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Third-row curtain airbag debate blows up

IN THE BAG: The Mitsubishi Outlander seven-seat SUV has been awarded a full five-star ANCAP safety rating despite not being fitted with third-row curtain airbags.

ANCAP lauds third-row airbag benefits, issues five-star results to cars without them

21 Jan 2022

A RECENT social media post by independent safety body ANCAP (Australasian New Car Assessment Program) has piqued the interest of numerous safety-conscious owners and would-be buyers of seven-seat SUVs, not to mention the motoring media. 


The post, published on 13 January, said: “ANCAP test criteria encourages the fitting of curtain airbags across all seating rows because we all deserve to ride safe”, which, despite the positivity of its sentiment, does not accurately convey the truth about ANCAP test protocols as they apply to third-row occupants.


For a vehicle to achieve top marks, ANCAP does not require the fitment of curtain airbags in vehicles with three or more rows of seats and does not functionally test third-row curtain airbags where fitted.


In fact, there are no current crash-test protocols for occupant safety when seated in the rearmost positions of a vehicle with three or more rows of seats – be it in the event of a frontal, side, or rear impact collision. 


Furthermore, vehicles without third-row curtain airbags are still eligible to receive a five-star ANCAP safety score, which confuses the issue for many potential buyers.


ANCAP lists whether third-row curtain airbags are fitted to a new vehicle – and marks down vehicles that offer only partial airbag coverage to third-row occupants. Vehicles without third-row head protecting curtain airbags may, however, still earn a five-star safety result.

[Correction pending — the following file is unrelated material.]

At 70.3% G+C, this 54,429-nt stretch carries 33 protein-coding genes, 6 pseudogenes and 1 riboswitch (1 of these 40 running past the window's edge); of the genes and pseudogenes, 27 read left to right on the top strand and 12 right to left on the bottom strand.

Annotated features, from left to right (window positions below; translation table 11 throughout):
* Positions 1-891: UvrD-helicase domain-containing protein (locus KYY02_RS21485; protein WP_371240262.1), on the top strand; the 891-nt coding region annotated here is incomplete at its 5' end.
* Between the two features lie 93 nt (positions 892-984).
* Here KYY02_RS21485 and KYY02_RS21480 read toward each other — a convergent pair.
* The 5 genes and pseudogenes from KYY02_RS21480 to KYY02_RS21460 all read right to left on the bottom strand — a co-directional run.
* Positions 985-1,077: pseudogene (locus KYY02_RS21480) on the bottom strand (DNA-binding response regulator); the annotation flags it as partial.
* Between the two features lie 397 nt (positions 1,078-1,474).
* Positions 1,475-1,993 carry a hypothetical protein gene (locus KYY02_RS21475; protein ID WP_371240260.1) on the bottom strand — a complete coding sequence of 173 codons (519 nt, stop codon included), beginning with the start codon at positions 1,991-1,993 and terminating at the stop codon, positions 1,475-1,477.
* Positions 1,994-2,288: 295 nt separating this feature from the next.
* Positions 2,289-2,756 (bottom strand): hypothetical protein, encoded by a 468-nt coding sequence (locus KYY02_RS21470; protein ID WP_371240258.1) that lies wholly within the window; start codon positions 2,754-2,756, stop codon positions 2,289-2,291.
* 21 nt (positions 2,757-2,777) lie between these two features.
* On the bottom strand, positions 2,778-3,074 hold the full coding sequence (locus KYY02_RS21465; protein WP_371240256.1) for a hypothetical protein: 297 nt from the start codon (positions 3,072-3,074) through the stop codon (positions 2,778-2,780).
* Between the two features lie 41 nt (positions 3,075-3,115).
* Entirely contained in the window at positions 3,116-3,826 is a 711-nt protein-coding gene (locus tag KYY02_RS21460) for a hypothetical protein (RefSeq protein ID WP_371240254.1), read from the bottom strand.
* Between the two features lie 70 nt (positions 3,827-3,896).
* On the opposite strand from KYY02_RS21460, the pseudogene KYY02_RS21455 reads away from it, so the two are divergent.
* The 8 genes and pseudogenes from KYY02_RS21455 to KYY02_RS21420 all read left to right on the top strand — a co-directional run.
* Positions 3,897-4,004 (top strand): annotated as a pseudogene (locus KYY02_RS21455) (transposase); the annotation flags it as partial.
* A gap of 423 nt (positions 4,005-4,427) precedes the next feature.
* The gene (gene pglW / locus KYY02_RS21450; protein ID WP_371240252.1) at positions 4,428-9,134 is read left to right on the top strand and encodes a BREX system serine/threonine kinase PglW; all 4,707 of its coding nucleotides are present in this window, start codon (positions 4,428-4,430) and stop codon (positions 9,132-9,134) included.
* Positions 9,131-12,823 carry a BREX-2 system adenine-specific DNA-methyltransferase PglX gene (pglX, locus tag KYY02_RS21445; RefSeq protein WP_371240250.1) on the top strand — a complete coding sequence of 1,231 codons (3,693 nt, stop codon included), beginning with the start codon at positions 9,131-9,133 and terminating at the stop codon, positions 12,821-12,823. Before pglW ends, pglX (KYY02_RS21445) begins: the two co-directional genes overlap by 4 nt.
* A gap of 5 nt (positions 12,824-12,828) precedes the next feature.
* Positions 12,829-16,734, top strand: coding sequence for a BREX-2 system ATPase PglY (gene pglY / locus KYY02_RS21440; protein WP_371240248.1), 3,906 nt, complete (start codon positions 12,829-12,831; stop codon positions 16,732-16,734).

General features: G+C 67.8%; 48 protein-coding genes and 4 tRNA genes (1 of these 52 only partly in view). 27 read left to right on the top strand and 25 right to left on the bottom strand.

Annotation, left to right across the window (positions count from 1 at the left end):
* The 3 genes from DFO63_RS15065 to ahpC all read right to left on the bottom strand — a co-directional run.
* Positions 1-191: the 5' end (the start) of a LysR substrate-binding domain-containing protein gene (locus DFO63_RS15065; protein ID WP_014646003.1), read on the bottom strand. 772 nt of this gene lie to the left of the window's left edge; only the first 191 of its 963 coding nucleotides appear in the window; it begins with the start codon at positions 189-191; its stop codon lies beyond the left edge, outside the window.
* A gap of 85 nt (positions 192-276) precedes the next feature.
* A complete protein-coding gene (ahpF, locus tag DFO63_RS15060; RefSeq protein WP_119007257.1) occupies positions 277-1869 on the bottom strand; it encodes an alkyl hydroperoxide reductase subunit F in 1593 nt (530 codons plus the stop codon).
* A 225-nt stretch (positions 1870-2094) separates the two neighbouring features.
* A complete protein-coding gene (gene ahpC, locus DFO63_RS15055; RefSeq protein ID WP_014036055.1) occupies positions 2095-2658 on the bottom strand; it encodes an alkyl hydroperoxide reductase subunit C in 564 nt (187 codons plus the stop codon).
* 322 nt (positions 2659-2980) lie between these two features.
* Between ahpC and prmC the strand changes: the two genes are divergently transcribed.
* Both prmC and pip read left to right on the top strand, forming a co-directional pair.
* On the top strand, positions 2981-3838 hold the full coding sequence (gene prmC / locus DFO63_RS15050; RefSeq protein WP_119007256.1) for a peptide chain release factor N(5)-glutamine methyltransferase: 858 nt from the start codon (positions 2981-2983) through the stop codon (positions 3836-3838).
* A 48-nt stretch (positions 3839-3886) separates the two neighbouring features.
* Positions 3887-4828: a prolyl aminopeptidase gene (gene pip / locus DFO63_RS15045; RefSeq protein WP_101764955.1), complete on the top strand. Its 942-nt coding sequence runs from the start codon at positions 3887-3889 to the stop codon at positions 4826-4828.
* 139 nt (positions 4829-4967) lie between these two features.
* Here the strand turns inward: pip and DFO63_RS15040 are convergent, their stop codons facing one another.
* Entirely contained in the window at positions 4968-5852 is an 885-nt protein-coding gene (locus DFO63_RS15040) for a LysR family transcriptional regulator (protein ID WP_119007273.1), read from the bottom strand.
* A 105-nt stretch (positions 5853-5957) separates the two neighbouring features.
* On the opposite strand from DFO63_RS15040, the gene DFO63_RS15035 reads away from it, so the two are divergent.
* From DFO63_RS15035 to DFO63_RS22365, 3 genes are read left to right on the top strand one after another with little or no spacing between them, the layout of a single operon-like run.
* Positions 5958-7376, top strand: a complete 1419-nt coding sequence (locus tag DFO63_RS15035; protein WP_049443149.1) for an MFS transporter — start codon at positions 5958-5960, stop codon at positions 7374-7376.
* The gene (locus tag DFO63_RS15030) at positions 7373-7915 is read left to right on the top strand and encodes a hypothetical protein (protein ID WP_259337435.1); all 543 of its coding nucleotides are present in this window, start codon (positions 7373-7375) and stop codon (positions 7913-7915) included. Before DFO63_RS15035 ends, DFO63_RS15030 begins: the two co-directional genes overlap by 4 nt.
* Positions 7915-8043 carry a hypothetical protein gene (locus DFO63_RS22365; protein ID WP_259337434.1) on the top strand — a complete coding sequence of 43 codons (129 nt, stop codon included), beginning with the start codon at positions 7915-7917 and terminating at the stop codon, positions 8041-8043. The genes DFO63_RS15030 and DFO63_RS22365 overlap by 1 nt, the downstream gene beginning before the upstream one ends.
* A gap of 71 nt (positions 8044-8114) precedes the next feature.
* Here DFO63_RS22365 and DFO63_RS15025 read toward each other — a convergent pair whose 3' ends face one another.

Of the 44 new seven-seat SUVs and five people movers available on the Australian new-vehicle market, 37 offer head-protecting curtain airbags that extend to the third row of seats.


But a mere handful of these feature curtain airbags that extend fully from the C to D pillars.


ANCAP CEO Carla Hoorweg declined GoAuto’s request for an interview on the topic. Instead, Ms Hoorweg provided an email statement that outlined the independent safety body’s current stance on third-row head protecting airbags.


“The curtain airbag is an important safety feature designed to minimise the risk of injury by hard intrusion through the windows, and also prevents occupant ejection through the windows. ANCAP assesses head-protecting side curtain airbag coverage for all seating rows, including permanent third-row seating,” Ms Hoorweg said in her statement.


However, GoAuto understands that ANCAP’s definition of permanent third-row seating excludes designs that can be folded out of the way, such as flush with the boot floor, as featured in the majority of seven-seat SUVs.


“The vast majority of three-row vehicles assessed by ANCAP since the introduction of common protocols with EuroNCAP in 2018 have been fitted with curtain airbags that extend to the third row,” said Ms Hoorweg.